Namastey East Bay 

Muhammad Irfan wants to make Bollywood-style movies. His goal is not as far-fetched as it might once have seemed.

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Then, earlier this year, after attending a cousin's wedding in Bangalore, Irfan visited Jaffrey in Mumbai, where he had just started work as a featured actor in Shaurya, a film about a Muslim army member accused of terrorism. Irfan ended up part of the crew.

"I bought this camera because I was trying to learn still photography and become a cinematographer," he said. "I was clicking all these photos on the set." When the director saw a picture of him and Jaffrey that Irfan had snapped, he was surprised to learn that the photographer was not just an unskilled bystander. Irfan said the director showed the photo to his camera crew as inspiration for how to shoot a scene, and soon he was asked to come on board as a crew member. "Next thing I knew, I was assisting the direction team!" he said. In the end, Irfan composed shots for the film and served as an actor when a crucial scene involving the Pakistani army was undercast.

Like Irfan, Rashmi Rustagi is looking for her break in film. Originally from Lucknow in northeast India, she has participated in theater, radio plays, TV, and film since the age of nine. But after she married and came to the United States in the mid-'80s, she found there were no theater outlets for brown people in her first homes of Buffalo and Birmingham. "You had to be either black or white to get into theater," she said. "There were no plays written for our color or ethnicity. So I didn't even attempt it." To keep a foot in the game, she would emcee music and dance shows aimed at the Indian community when they came into town.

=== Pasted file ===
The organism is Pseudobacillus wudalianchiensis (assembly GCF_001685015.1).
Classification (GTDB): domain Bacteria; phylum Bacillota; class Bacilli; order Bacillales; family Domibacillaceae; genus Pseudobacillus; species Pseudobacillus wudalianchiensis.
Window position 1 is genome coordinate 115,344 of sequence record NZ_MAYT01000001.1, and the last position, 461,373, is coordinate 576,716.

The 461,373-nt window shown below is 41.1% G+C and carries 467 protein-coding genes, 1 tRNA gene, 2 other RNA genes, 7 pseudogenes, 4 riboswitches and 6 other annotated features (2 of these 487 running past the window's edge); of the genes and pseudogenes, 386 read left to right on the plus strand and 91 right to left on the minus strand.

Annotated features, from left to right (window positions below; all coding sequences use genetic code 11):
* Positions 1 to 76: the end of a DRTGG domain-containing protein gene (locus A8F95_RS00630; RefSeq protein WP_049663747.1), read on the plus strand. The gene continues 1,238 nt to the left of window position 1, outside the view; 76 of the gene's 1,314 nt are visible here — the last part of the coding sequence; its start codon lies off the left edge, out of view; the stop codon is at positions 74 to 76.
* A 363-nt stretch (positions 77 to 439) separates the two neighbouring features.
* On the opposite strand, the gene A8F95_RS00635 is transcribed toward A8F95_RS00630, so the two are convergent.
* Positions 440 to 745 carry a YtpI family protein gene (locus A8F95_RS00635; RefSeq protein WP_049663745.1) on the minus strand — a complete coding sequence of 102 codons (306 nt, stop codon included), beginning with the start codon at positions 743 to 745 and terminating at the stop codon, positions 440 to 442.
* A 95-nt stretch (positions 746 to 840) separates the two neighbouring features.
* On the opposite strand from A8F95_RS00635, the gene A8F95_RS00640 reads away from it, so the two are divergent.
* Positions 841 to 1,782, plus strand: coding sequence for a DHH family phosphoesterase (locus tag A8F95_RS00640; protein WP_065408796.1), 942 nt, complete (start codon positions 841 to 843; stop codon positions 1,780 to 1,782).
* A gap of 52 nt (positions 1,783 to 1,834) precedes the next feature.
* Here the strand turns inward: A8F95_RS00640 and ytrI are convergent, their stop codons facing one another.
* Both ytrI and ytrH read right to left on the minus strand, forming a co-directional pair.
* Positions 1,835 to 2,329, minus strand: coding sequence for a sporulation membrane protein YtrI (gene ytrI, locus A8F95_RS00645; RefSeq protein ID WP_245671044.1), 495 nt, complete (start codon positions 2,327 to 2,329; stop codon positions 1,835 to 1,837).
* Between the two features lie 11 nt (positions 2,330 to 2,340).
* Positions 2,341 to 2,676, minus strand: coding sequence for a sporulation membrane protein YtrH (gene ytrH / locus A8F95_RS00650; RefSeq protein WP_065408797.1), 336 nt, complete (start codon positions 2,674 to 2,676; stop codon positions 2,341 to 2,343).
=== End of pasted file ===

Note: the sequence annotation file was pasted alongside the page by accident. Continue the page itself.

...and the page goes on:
When her husband's job finally moved the family to the Bay Area in 1997, she found Naatak, a thirteen-year-old Sunnyvale theater group that produces plays and films in Indian languages and English, and began taking acting classes. Rustagi discovered the huge theater community here. These experiences help her when she is auditioning for film roles, which she's been pursuing for several years. "When directors see your theater background, they are impressed," she said.

Three years ago, she appeared in Khanda, a movie set in Oakland and aimed at an Indian audience. But so far such acting is a passion, not a profession; she said the director made it clear that he was not going to pay her whether or not the film ever made any money. "In fact I paid out of my pocket for the makeup and the wig and everything." she recalled. "We end up spending our own money to be in an independent film." The film's Berkeley-based director wants to release it in London, Hollywood, and Mumbai, but as far as Rustagi knows nothing has yet come of those plans.

Earlier this summer, Rustagi auditioned for a yet untitled major Indian film that started shooting in the Bay Area on July 25. It is to be directed by Imtiaz Ali, whose 2007 hit Jab We Met (When We Met) garnered seven nominations and two trophies at each of the Filmfare and International Indian Film Academy awards. The story follows a professional who moves from India to the US, and sees a counselor for cultural adjustment and love problems. Rustagi vied for the counselor role, and last week got a second callback to meet the director, who impressed her by graciously offering tea. Ali told her he's here because the lead character builds bridges, and the Bay Area has nice bridges. Rustagi's casting agent said it's good that Ali saw so much local talent.